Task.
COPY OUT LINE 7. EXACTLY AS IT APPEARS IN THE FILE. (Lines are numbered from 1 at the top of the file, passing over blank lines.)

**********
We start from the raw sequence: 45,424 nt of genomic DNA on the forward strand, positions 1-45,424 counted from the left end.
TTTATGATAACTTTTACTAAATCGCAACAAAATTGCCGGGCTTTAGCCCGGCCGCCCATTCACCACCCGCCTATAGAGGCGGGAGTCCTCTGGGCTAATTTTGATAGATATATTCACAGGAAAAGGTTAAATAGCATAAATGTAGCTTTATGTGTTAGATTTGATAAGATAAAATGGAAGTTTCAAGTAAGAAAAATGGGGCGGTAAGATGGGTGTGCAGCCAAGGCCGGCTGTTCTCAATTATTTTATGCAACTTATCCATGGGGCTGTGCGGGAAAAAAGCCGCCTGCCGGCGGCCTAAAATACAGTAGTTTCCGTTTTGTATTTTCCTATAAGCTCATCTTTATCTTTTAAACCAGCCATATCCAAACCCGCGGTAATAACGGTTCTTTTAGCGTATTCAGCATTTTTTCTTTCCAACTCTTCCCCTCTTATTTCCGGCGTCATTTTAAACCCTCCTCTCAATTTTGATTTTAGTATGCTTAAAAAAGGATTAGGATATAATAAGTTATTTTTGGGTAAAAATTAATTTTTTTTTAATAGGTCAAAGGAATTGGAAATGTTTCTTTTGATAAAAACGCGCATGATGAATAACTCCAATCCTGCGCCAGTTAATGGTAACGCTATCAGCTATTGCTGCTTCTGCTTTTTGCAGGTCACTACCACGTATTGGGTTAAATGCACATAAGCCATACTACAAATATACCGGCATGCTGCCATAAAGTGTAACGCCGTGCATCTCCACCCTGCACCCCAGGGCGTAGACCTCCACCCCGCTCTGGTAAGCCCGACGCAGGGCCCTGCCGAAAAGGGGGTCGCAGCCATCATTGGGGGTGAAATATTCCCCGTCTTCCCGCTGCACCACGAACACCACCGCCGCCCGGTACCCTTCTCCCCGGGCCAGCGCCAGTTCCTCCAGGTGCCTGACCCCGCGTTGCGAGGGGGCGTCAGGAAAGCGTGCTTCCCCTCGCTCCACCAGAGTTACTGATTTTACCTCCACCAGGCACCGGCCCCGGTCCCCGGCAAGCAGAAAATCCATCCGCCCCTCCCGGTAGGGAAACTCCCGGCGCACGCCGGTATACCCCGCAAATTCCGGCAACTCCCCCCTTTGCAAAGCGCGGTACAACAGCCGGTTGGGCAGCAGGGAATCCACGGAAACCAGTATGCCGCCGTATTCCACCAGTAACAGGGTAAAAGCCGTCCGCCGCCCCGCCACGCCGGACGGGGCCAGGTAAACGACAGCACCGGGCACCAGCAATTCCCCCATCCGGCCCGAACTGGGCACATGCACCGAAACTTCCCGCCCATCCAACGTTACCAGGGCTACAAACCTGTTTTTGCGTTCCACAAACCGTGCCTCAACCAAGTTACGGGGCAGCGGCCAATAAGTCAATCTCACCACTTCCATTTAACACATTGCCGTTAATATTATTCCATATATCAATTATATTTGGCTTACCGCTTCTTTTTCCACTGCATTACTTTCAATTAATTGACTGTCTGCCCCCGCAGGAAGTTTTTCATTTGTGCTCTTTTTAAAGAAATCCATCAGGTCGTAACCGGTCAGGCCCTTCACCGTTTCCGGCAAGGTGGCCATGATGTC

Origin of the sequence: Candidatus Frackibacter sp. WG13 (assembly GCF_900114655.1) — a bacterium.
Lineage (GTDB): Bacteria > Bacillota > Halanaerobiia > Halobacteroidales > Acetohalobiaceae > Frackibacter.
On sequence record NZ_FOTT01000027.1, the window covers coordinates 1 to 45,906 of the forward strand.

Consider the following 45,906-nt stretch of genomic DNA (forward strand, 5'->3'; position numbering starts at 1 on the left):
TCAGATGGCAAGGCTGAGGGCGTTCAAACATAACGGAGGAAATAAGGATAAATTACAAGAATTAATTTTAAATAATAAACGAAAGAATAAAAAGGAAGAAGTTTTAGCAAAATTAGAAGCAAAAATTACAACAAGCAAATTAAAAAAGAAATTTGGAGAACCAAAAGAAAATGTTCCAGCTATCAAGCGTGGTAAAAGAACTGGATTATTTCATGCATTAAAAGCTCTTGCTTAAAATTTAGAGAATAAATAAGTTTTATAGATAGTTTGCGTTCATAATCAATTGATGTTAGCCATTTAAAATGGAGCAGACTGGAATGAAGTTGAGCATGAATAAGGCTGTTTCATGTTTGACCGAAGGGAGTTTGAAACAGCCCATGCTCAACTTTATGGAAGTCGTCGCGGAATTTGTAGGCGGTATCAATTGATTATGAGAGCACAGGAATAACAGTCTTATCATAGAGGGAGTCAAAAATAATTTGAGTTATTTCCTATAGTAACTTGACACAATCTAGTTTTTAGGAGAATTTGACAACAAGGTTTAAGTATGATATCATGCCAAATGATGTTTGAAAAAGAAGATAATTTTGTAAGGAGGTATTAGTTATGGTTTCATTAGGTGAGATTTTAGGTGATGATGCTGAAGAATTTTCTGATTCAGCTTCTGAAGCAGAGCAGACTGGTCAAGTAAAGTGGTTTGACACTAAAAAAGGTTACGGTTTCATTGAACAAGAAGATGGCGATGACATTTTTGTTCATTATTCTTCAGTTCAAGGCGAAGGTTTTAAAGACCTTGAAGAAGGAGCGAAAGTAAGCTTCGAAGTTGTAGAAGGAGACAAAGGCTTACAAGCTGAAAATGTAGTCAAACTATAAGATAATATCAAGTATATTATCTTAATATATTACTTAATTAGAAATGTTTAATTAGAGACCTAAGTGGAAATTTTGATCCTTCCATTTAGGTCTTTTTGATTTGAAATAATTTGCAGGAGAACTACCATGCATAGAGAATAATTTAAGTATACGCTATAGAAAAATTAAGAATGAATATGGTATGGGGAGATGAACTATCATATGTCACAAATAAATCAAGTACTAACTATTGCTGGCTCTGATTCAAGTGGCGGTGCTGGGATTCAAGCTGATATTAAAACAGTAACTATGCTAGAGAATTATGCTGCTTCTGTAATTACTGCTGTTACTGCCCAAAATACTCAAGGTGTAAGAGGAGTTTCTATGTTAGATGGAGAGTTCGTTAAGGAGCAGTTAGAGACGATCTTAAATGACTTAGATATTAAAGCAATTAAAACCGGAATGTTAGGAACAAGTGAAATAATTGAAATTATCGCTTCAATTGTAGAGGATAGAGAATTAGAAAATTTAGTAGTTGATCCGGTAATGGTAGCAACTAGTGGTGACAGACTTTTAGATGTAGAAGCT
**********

TCAGATGGCAAGGCTGAGGGCGTTCAAACATAACGGAGGAAATAAGGATAAATTACAAGAATTAATTTTAAATAATAAACGAAAGAATAAAAAGGAAGAAGTTTTAGCAAAATTAGAAGCAAAAATTACAACAAGCAAATTAAAAAAGAAATTTGGAGAACCAAAAGAAAATGTTCCAGCTATCAAGCGTGGTAAAAGAACTGGATTATTTCATGCATTAAAAGCTCTTGCTTAAAATTTAGAGAATAAATAAGTTTTATAGATAGTTTGCGTTCATAATCAATTGATGTTAGCCATTTAAAATGGAGCAGACTGGAATGAAGTTGAGCATGAATAAGGCTGTTTCATGTTTGACCGAAGGGAGTTTGAAACAGCCCATGCTCAACTTTATGGAAGTCGTCGCGGAATTTGTAGGCGGTATCAATTGATTATGAGAGCACAGGAATAACAGTCTTATCATAGAGGGAGTCAAAAATAATTTGAGTTATTTCCTATAGTAACTTGACACAATCTAGTTTTTAGGAGAATTTGACAACAAGGTTTAAGTATGATATCATGCCAAATGATGTTTGAAAAAGAAGATAATTTTGTAAGGAGGTATTAGTTATGGTTTCATTAGGTGAGATTTTAGGTGATGATGCTGAAGAATTTTCTGATTCAGCTTCTGAAGCAGAGCAGACTGGTCAAGTAAAGTGGTTTGACACTAAAAAAGGTTACGGTTTCATTGAACAAGAAGATGGCGATGACATTTTTGTTCATTATTCTTCAGTTCAAGGCGAAGGTTTTAAAGACCTTGAAGAAGGAGCGAAAGTAAGCTTCGAAGTTGTAGAAGGAGACAAAGGCTTACAAGCTGAAAATGTAGTCAAACTATAAGATAATATCAAGTATATTATCTTAATATATTACTTAATTAGAAATGTTTAATTAGAGACCTAAGTGGAAATTTTGATCCTTCCATTTAGGTCTTTTTGATTTGAAATAATTTGCAGGAGAACTACCATGCATAGAGAATAATTTAAGTATACGCTATAGAAAAATTAAGAATGAATATGGTATGGGGAGATGAACTATCATATGTCACAAATAAATCAAGTACTAACTATTGCTGGCTCTGATTCAAGTGGCGGTGCTGGGATTCAAGCTGATATTAAAACAGTAACTATGCTAGAGAATTATGCTGCTTCTGTAATTACTGCTGTTACTGCCCAAAATACTCAAGGTGTAAGAGGAGTTTCTATGTTAGATGGAGAGTTCGTTAAGGAGCAGTTAGAGACGATCTTAAATGACTTAGATATTAAAGCAATTAAAACCGGAATGTTAGGAACAAGTGAAATAATTGAAATTATCGCTTCAATTGTAGAGGATAGAGAATTAGAAAATTTAGTAGTTGATCCGGTAATGGTAGCAACTAGTGGTGACAGACTTTTAGATGTAGAAGCT